Monday, June 7, 2010
The Steel & Marsilio Companion, Part 3: The S&M Renaissance
Immediat- ely (relatively, at least) after the third episode of Steel & Marsilio wrapped, Garrett pitched a theme for our next project: “The Steel & Marsilio Halloween Spectacular.” My lifelong love of Halloween put me on board without hesitation. The idea of having a central theme for an entire episode was new to us, but we had made great strides in finding our voice, and it seemed like a good idea to take our usual random pastiche of skits and have some unifying factor tying them together, albeit loosely. That the factor in question was my favorite holiday made it all the more appealing.
The pieces were in place for our best work ever. Mikey agreed to continue handling our editing, so the usual scramble to find an editor was not an issue, and Garrett and I had a wealth of ideas. In addition, we had learned from some of our past mistakes, so we decided from the outset that this episode would be comprised of a greater number of shorter skits rather than our previous handfuls of overly lengthy, at times glacially paced sketches. This decision made for a much crisper, more engrossing episode, which we knew was absolutely our best work to date. Even my father, who had proclaimed our previous episodes to be horrifically bad, admitted that the Halloween Spectacular was “not as shitty as the other ones.” From probably our most unsettling skit to shoot (involving Garrett and I hanging out in an Oakland alleyway late at night) to the most fun (a horror vignette wherein I am stalked by a demonic sock puppet), the process was a blast, and I was happy that the fruits of our labors proved succulent and laden with nutrients, with a minimum of harmful pesticides. To use a metaphor.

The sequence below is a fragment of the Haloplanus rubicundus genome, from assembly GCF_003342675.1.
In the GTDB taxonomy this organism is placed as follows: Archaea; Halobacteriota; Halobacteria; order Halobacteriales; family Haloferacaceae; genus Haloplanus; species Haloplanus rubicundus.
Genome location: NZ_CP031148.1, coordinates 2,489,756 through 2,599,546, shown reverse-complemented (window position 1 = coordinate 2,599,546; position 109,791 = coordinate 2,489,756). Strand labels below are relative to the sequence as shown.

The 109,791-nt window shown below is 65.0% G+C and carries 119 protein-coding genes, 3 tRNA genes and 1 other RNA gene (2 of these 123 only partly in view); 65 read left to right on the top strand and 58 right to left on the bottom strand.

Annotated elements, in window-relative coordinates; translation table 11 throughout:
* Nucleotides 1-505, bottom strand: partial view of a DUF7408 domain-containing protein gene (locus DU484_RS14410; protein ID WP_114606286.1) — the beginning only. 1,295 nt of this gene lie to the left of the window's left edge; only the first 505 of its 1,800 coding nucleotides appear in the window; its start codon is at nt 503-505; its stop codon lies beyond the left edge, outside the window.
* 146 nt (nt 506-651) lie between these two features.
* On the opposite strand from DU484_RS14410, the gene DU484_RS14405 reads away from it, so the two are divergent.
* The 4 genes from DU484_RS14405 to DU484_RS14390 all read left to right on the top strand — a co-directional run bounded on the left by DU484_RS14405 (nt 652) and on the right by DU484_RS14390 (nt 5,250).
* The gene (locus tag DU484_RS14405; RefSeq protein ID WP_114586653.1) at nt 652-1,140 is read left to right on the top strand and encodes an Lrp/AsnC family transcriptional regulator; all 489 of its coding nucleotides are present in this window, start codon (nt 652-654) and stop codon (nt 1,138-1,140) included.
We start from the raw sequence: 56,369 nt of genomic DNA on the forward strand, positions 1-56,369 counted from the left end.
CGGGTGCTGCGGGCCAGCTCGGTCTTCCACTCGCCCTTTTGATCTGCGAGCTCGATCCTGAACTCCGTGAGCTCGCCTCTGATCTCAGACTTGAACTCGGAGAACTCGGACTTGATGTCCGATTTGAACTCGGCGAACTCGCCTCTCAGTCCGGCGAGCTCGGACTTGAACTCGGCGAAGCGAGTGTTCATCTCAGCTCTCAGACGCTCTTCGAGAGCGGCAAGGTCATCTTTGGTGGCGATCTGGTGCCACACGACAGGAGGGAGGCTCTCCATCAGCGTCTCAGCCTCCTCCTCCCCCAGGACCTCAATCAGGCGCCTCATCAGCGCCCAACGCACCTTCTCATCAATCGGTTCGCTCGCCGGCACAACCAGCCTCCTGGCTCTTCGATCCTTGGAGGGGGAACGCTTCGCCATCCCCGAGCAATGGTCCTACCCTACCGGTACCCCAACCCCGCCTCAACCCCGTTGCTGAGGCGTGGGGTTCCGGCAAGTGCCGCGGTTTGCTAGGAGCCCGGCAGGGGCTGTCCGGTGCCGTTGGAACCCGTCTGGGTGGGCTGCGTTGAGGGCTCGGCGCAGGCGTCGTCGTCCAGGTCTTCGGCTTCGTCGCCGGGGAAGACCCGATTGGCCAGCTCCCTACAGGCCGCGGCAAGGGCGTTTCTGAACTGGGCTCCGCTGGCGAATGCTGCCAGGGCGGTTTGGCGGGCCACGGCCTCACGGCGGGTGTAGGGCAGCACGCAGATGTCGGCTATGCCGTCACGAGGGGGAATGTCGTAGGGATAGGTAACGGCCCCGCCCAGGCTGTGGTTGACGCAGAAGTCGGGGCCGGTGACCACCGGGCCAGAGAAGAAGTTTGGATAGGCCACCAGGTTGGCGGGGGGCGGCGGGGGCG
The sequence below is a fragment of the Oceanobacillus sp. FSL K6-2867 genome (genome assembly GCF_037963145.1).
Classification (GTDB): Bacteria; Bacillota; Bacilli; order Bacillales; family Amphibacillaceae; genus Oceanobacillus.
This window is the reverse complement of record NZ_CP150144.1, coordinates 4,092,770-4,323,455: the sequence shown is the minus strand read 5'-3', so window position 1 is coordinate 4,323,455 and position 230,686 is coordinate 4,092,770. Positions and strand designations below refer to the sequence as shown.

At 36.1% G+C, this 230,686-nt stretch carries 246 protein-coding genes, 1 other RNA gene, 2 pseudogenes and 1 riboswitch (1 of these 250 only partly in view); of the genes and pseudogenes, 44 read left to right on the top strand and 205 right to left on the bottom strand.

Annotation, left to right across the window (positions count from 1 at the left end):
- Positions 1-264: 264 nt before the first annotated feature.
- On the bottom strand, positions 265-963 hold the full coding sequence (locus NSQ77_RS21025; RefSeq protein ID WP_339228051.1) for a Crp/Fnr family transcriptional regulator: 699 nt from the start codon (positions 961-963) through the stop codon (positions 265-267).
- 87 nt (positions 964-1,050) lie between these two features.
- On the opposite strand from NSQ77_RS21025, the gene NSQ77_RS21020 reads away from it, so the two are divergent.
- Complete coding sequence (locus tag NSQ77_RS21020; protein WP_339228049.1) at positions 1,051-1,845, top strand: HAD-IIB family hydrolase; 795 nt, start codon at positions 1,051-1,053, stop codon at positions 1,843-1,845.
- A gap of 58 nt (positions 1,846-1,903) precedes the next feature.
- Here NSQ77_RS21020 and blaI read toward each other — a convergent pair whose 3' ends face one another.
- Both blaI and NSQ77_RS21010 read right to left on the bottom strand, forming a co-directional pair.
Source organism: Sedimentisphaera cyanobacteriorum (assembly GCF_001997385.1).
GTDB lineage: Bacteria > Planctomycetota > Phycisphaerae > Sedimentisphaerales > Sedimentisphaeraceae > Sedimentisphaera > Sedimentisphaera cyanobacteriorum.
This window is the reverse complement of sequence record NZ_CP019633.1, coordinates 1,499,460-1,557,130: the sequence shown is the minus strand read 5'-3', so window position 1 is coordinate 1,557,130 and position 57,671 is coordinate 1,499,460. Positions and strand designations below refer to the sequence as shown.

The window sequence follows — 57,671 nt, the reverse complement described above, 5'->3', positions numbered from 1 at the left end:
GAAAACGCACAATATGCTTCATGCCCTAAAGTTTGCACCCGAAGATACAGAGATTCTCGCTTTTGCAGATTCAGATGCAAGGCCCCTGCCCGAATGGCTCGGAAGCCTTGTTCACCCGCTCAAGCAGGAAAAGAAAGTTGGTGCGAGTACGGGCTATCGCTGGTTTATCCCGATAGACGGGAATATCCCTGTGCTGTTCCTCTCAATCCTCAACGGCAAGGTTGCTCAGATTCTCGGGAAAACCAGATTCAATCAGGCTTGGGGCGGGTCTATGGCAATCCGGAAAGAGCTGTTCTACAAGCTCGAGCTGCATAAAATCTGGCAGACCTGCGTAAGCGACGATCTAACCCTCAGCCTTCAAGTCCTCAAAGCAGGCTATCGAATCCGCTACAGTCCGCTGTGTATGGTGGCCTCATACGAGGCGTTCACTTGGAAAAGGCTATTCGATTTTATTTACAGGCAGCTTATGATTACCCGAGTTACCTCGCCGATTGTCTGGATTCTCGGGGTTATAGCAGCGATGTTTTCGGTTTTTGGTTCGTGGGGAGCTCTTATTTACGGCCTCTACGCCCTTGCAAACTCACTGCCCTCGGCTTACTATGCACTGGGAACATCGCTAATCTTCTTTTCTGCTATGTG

Of course, problems are inherent in any Steel & Marsilio endeavor, and this episode was no exception. Our desire for more material meant more production time, and since we had largely abandoned improvisational location-based skits (such as our trip to the flea market in the pilot), we had to devote more time to writing as well as filming. This ended up having an ironic effect on one of our big jokes…the intro credits, despite clearly announcing a Halloween Spectacular, consist of Christmas music and imagery, in a lighthearted reference to the usual lateness of our episodes. This particular episode too so long to produce, however, that even the Christmas imagery was dated when it aired in early 2003. It was humorous in a kind of sad way, like an Edward Gorey illustration of a guy taking a dump.
One bit of trivia: “The Steel & Marsilio Halloween Spectacular” is the only episode of the entire series wherein Garrett and I are the entire cast. Mikey and Mason do brief voiceovers, but no one physically appears in the episode besides us and Garrett’s dog, Willie. I’m not sure why it ended up that way, but at least it proves to me that Garrett and I could carry what was, at the time, our best episode entirely on our backs. Not that I’d want to do that every time.